An Old Art Deco Railway Station

This is as far my camera zoom can go. “The Four marble statues at exterior of building by the Italian sculptor Rudolfo Nolli, representing the four pillars of the Malayan and Singapore economy – Agriculture, Commerce, Transport and Industry, with the initials FMSR (Federated Malay States Railways)”. — From Wikipedia (yes, you heard it right, I used wikipedia for research!)

I used to pass by this imposing old building in Tanjong Pagar (Lee Kuan Yew’s old constituency) on my way to work. While it appears interesting, I thought it was just some abandoned mid 1900’s structure waiting to be demolished. Little did I know was that it’s quite a historic place – it was the main Singapore station in the old Malaysian railway line. If I knew it then, I would definitely have gone down and see it.

The building has been gazetted as a historic place by the local government (that means they plan to conserve it). But today it’s temporarily inaccessible to the public. So it was with regret that I could only take photos of the building from its gates. From the photos I saw on the internet, the building have remarkable wall paintings and a beautiful lofty white interior. I heard that last year people were still allowed inside. The station was closed back in 2011.

The building is an Art Deco. A visual art form that I’m not very familiar with. What I know is that this movement was created for its pure decorative form. Unlike most of the great designs inspired by religious interpretations, Art Deco artists had a secular approach to design. Art Deco building has also become increasingly rare. Which is odd because most of the buildings that carried its design was built in the 1900’s. You would think that there’s still a lot of them around but most of these buildings had already given way to modern constructions (where Jai Alai used to be played in Manila is an example – Mayor Atienza proudly leveled that memorable building). While I don’t find it alluring (I’m poor in appraising art, so don’t worry) its historic value is of great importance. Such buildings shows layers of history our cities was built upon.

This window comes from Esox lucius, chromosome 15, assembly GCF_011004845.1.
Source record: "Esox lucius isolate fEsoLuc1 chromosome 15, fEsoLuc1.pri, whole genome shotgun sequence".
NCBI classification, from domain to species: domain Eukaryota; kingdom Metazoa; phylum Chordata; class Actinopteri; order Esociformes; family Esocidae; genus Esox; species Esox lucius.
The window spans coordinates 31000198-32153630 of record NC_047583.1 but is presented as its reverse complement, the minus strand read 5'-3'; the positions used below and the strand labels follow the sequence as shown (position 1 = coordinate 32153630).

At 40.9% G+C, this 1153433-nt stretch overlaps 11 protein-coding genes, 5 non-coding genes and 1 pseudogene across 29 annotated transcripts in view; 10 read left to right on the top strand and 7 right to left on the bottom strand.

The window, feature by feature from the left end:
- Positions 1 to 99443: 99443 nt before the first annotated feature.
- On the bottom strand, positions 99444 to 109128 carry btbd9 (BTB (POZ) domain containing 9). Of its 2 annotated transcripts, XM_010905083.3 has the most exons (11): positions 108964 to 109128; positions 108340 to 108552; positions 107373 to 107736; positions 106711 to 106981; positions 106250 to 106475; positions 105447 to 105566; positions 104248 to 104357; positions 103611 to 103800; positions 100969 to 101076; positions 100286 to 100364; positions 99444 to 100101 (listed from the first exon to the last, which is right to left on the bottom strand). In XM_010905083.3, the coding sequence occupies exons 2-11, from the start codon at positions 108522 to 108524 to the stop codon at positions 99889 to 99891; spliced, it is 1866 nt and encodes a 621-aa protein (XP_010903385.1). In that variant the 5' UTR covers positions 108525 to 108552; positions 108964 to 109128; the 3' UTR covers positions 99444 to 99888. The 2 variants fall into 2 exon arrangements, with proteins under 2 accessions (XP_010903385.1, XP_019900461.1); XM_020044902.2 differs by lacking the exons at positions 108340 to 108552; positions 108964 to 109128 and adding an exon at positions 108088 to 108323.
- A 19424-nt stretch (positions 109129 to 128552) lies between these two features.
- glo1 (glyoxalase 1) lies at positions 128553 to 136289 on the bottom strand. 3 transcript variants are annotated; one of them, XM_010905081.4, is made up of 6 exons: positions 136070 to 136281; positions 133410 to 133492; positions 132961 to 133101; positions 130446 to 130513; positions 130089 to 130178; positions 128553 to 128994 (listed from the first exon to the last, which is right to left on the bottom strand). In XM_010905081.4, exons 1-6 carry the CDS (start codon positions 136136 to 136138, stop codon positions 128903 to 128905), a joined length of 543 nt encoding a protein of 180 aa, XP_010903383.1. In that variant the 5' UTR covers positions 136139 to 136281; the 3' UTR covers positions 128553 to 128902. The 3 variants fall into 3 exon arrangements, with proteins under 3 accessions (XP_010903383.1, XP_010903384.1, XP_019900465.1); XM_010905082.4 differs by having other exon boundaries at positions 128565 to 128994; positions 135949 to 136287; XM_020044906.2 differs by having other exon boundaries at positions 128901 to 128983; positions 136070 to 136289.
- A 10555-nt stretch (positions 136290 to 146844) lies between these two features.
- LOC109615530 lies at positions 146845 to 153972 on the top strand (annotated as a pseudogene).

I don’t have all the information but I’m curious to know if the closure had anything to do with the dispute between Singapore and Malaysia over immigration offices or if the building has just outlived its usefulness. The train from here crosses the Johor Straits to Malaysia. There’s not a lot of train networks in the world that crosses a sea channel like this line. To this day, Malaysian railway enjoys the reputation for being one of the best in Asia. It’s not as fast as those train bullets but it offers that priceless nostalgic feel of traveling.

The Tanjong Pagar station was opened in the 1920’s. An interesting fixture in its facade are the marble human statues representing the economy of the Malay colony. It was created by an Italian artist known for his artwork around here in Singapore. The remaining railway tract and the stations arrival and departure platform are still in place  I’m sure they plan to preserve portions of it.

Another old railway station here is in Bukit Timah. I plan to see it this month. I saw some pictures of it and it reminds me of our old railway stations in the Philippines – sad is that while ours are more elegant and charismatic, most of these had already been removed.

Well, you know who to thank for that.

A copper clock. It’s amazing that everything is still legible even after these years.

The canopy of the waiting area. It’s interesting how detailed these are.

These thick iron bars are built to last. I wonder if these dents came from the battles during WWII. I remember the iron fences of Adamson in Calle Marcelino having bullet holes from that war. You could just imagine the sheer number of bullets that was exchanged during those battles.

You’ll never see these kind of design and quality again. They don’t make them like they use to.

January 2013

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